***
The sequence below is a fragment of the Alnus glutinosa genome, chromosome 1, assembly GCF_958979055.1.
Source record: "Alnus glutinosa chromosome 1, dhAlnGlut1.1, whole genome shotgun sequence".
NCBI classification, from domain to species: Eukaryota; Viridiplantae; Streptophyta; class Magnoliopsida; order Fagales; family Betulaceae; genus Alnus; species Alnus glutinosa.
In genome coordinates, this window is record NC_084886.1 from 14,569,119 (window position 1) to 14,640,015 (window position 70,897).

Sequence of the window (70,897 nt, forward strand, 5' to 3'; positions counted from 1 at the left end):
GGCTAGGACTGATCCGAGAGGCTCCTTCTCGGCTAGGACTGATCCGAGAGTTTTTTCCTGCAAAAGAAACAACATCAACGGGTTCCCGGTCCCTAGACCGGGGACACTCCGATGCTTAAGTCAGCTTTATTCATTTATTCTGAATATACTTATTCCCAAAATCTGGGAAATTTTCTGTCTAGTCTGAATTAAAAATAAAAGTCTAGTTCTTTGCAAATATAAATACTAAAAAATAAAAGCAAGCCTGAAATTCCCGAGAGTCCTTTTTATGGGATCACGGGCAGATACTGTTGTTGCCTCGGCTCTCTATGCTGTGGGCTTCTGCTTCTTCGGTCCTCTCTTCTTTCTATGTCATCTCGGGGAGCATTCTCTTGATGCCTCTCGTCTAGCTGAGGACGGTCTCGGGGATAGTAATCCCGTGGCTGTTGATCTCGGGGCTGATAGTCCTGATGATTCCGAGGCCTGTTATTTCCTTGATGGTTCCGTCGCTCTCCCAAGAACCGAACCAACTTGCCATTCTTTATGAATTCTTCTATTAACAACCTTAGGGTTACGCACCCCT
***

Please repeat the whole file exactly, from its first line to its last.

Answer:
The sequence below is a fragment of the Alnus glutinosa genome, chromosome 1, assembly GCF_958979055.1.
Source record: "Alnus glutinosa chromosome 1, dhAlnGlut1.1, whole genome shotgun sequence".
NCBI classification, from domain to species: Eukaryota; Viridiplantae; Streptophyta; class Magnoliopsida; order Fagales; family Betulaceae; genus Alnus; species Alnus glutinosa.
In genome coordinates, this window is record NC_084886.1 from 14,569,119 (window position 1) to 14,640,015 (window position 70,897).

Sequence of the window (70,897 nt, forward strand, 5' to 3'; positions counted from 1 at the left end):
GGCTAGGACTGATCCGAGAGGCTCCTTCTCGGCTAGGACTGATCCGAGAGTTTTTTCCTGCAAAAGAAACAACATCAACGGGTTCCCGGTCCCTAGACCGGGGACACTCCGATGCTTAAGTCAGCTTTATTCATTTATTCTGAATATACTTATTCCCAAAATCTGGGAAATTTTCTGTCTAGTCTGAATTAAAAATAAAAGTCTAGTTCTTTGCAAATATAAATACTAAAAAATAAAAGCAAGCCTGAAATTCCCGAGAGTCCTTTTTATGGGATCACGGGCAGATACTGTTGTTGCCTCGGCTCTCTATGCTGTGGGCTTCTGCTTCTTCGGTCCTCTCTTCTTTCTATGTCATCTCGGGGAGCATTCTCTTGATGCCTCTCGTCTAGCTGAGGACGGTCTCGGGGATAGTAATCCCGTGGCTGTTGATCTCGGGGCTGATAGTCCTGATGATTCCGAGGCCTGTTATTTCCTTGATGGTTCCGTCGCTCTCCCAAGAACCGAACCAACTTGCCATTCTTTATGAATTCTTCTATTAACAACCTTAGGGTTACGCACCCCT